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WORK PACKAGE 6. COATING FORMULATION. 10 % Kaffirin Ethanol as solvent Plasticiser mixture (1:1:1) Polyethylene Glycol Lactic Acid Glycerol Relaxation Time –16 hrs. OBJECTIVES OF THE STUDY. To determine the effect of 10 % Kaffirin coating:. • On the sensory acceptability of litchi.

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coating formulation
  • 10 % Kaffirin
  • Ethanol as solvent
  • Plasticiser mixture (1:1:1)
    • Polyethylene Glycol
    • Lactic Acid
    • Glycerol
  • Relaxation Time –16 hrs
objectives of the study

To determine the effect of 10 % Kaffirin coating:

• On the sensory acceptability of litchi

• On the post-harvest response & shelf-life

of litchi over the distribution chain

coating procedure

Cleaned, freshly harvested litchi

Dipped with stalk in coating for 10 secs

Allowed to air dry for 1 hour

Stalk clipped off and litchi placed on trays or plastic bag

experimental conditions
  • AMBIENT (25-30 OC, RH 70-77 %)
  • 13 OC, RH 85 %
  • 4 OC, RH 45 %
  • Packaging was included as trials as UEM, CSIR showed that packaging can reduce whitening.
  • Primary objective of Packing was to reduce the white deposit on coated litchi
  • However Packing:
  • did not prevent whitening- may decrease it to some extent )
  • Favoured mould growth and reduced the shelf life
  • Gave the impression that the litchis were mouldy
  • Thus data for packing was not further processed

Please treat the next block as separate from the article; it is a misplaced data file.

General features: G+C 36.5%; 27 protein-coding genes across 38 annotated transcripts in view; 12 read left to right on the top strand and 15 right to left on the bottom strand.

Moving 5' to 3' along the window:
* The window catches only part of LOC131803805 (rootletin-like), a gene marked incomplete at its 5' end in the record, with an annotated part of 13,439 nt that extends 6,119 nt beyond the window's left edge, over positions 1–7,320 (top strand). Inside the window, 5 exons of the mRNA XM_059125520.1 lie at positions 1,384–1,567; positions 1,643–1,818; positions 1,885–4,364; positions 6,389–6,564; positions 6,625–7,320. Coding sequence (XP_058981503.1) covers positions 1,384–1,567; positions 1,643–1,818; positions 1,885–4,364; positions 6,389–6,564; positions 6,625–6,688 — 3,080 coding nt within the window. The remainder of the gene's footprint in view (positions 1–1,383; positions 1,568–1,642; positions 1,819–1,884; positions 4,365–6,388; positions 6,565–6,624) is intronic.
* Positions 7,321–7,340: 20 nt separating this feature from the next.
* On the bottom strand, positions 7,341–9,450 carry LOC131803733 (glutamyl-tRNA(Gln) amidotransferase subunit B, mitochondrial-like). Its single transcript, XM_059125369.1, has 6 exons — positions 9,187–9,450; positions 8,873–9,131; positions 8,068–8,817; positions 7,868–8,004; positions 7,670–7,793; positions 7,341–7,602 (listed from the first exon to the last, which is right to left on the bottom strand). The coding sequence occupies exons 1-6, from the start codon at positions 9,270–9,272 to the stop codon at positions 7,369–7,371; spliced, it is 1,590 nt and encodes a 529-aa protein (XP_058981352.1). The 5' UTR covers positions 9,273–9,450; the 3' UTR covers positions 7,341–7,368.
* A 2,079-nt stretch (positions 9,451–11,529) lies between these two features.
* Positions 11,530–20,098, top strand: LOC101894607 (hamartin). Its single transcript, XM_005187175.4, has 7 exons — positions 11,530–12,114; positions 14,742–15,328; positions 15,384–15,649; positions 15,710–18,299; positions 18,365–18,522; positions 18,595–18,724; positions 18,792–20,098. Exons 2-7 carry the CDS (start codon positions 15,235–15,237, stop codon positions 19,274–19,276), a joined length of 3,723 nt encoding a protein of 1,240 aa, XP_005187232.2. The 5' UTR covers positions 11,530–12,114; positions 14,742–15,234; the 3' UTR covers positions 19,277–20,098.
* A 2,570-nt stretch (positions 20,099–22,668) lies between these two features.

Day 6, Ambient Temp

Packing favoured mould growth

Day 9, Ambient Temp


Uncoated, Packed

Uncoated, Unpacked

Coated, packed

White deposit still present


Day 6, 13oC

weight loss iv
Weight loss IV
  • Coating does not seem to act as a barrier to water loss
  • Possible explanations:
    • No proper film formation on the litchi as depicted by white deposit
    • Kaffirin coating (as other protein coatings) is permeable to water (SIK )
respiration iv
  • Litchi, being a non-climacteric fruit, will exhibit a decreasing respiration rate
  • The coating does not seem to affect the respiratory pattern significantly

Possible explanations:

  • Kaffirin has very good gas barrier properties (SIK study but experience from Pears)
  • In litchi, it would seem that a perfect film was not formed on the litchi
colour iv
  • Main observations:
  • Coating significantly changed the colour characteristics of the peel
  • Darkening of the peel + white deposit
  • Mechanisms underlying the darkening different from browning of uncoated peel
  • Main observations:
  • Coliforms, TVC, yeasts & moulds:
    • Coating tends to decrease the load for these flora
    • Lower values recorded for 4°C
    • Moulds identified: Torula, Scopulariosis, Cladosporium, Aspergillus, Geotrichum, Rhizopus
properties of ideal coating for litchi
Properties of ideal coating for litchi
  • To reduce water loss
  • To maintain red colour and hence slow down browning
understanding the mechanism i
  • Darkening of pericarp (distinct from natural browning process)
  • Last meeting, one hypothesis was ethanol may have killed the pericarp
  • Import of litchi from Reunion, Trial with
  • water only,
  • ethanol only,
  • ethanol+plasticiser
  • Observation
  • Combination of ethanol + plasticiser brought this darkening very early as from day 2
understanding the mechanism ii
  • WhiteningIn the absence of the protein, darkening occurs but no white deposit appears